PTSD symptoms are a significant cause of memory loss.Most of us are very aware that trauma can cause us considerable anxiety. People who have personally been exposed to a life threatening event or have been confronted with the potential loss of a loved one usually develop acute stress. This acute stress, if it persists over a month, can developed into Posttraumatic Stress Disorder (PTSD).
In the United States the lifetime incidence of PTSD sympoms among men is 5% and women is 10%. Thus, women are at greater risk of developing PTSD. Among our service members returning from the recent wars in the Middle East, 14% of veterans currently experience PTSD. 19% of Vietnam veterans have met the criteria for PTSD during their postwar lives. PTSD symptoms and memory loss often go hand-in-hand.
What are the symptoms of PTSD? According to the DSM-IV-TR (the diagnostic manual of mental disorders) they include:
Recurrent and intrusive distressing recollections of the trauma, including images, thoughts, or perceptions
Recurrent distressing dreams of the event
Acting or feeling as if the traumatic event were recurring including flashbacks
Intense psychological distress at exposure to internal or external cues of the event
Physical reactivity upon exposure to internal or external cues of the traumatic event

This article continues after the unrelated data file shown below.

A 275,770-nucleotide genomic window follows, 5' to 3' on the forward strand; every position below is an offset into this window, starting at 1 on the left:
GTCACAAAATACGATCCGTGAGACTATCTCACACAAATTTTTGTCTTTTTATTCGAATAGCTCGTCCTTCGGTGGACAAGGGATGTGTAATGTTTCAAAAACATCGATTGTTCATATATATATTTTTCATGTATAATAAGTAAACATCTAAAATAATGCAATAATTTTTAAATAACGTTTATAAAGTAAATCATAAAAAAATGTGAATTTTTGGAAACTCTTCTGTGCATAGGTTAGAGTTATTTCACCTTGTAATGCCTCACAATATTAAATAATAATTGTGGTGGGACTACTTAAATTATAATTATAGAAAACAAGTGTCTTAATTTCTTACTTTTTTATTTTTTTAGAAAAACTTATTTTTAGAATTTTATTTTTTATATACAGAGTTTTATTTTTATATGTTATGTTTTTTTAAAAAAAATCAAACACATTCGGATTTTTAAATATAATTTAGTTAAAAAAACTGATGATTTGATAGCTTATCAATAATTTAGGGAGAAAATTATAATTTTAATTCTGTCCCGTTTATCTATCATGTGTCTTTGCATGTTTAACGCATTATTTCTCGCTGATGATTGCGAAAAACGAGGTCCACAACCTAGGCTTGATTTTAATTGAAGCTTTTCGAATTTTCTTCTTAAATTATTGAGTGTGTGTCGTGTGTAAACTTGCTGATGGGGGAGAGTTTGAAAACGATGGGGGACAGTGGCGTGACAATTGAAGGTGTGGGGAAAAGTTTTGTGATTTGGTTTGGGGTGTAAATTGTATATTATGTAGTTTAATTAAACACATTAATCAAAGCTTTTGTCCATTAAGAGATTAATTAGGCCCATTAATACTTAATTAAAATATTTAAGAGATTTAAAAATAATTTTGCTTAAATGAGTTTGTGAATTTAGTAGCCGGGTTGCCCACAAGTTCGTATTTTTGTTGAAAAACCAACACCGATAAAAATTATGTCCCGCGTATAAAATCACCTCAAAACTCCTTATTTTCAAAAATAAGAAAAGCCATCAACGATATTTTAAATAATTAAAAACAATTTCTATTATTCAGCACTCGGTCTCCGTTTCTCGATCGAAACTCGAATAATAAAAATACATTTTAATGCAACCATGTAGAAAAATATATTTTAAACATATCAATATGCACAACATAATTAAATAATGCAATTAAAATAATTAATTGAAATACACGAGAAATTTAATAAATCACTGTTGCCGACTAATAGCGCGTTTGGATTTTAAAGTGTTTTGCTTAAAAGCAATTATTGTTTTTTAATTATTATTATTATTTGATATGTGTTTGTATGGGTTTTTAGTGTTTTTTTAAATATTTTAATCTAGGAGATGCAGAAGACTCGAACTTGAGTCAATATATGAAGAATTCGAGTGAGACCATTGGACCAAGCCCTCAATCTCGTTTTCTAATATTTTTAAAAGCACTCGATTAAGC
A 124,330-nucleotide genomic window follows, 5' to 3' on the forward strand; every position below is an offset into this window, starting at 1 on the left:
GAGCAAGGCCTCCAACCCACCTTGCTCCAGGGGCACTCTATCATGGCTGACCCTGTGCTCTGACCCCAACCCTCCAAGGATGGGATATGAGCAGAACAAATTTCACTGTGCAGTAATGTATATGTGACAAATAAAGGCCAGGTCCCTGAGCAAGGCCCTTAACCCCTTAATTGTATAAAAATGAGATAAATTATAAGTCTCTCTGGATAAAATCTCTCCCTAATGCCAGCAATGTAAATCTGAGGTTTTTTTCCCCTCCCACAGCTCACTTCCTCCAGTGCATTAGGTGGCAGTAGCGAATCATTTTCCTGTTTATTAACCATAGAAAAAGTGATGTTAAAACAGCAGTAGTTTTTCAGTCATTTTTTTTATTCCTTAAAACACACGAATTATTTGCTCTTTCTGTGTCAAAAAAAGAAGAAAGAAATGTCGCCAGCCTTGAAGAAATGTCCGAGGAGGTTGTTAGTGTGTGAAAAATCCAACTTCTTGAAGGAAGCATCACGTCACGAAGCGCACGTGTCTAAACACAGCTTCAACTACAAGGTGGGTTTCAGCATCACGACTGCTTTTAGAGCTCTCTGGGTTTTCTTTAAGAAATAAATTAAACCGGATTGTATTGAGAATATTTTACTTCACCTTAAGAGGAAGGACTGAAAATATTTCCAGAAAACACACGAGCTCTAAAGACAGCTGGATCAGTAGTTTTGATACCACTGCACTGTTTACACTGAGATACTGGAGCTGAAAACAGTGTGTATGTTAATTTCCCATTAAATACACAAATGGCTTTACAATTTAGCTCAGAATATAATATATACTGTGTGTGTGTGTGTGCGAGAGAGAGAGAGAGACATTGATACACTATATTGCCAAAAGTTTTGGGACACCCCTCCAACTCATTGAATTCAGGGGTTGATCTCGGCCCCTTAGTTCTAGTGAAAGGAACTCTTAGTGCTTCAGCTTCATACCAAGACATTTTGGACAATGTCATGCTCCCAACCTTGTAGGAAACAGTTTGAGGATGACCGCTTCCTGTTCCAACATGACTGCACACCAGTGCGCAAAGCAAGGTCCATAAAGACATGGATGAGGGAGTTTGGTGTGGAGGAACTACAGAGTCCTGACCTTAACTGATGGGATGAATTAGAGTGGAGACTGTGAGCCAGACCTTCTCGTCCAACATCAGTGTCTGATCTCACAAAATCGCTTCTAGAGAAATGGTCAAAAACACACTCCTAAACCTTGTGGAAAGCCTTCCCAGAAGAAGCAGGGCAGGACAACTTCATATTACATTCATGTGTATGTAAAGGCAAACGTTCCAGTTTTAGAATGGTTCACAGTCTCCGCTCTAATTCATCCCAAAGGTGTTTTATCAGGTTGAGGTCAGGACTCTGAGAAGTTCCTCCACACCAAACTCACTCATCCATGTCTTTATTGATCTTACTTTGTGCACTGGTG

Efforts to avoid thoughts, feelings, or conversations associated with the trauma
Efforts to avoid activities, places, or people that arouse recollections of the trauma
Inability to recall an important aspect of the trauma
Diminished interest or participation in significant activities and feeling distant from others
While the acute stress and shock of trauma often occurs instantly, symptoms of PTSD can develop more slowly over time. The trauma may lay dormant and then emerge when triggered by some other event. This is referred to as “delayed” onset.
PTSD symptoms often persist and can cause significant problems in our marriage, social relationships and of course our occupational life. What is often not known or discussed is the significant impact that PTSD symptoms can have upon our memory functioning.
These problems of memory loss can contribute to increased anxiety and the sense that we are “going crazy.” While the symptoms of memory loss are often debilitating and quite annoying, there is no evidence that they will become permanent. You are not developing dementia.
An area of concern in the military is the overlap of PTSD with TBI. This has been referred to by some as the “signature injury” of the Operation Iraqi Freedom and Operation Enduring Freedom (OIF/OEF) (Warden, 2006). Thus, the shared characteristics of TBI and PTSD have been studied extensively.
Symptoms that overlap the two disorders include the following:
Memory problems and other problems of thinking can occur with the development of PTSD. It is important to rule out the effects of trauma on memory loss. This form of memory loss associated with trauma is reversible with proper diagnosis and quality treatment.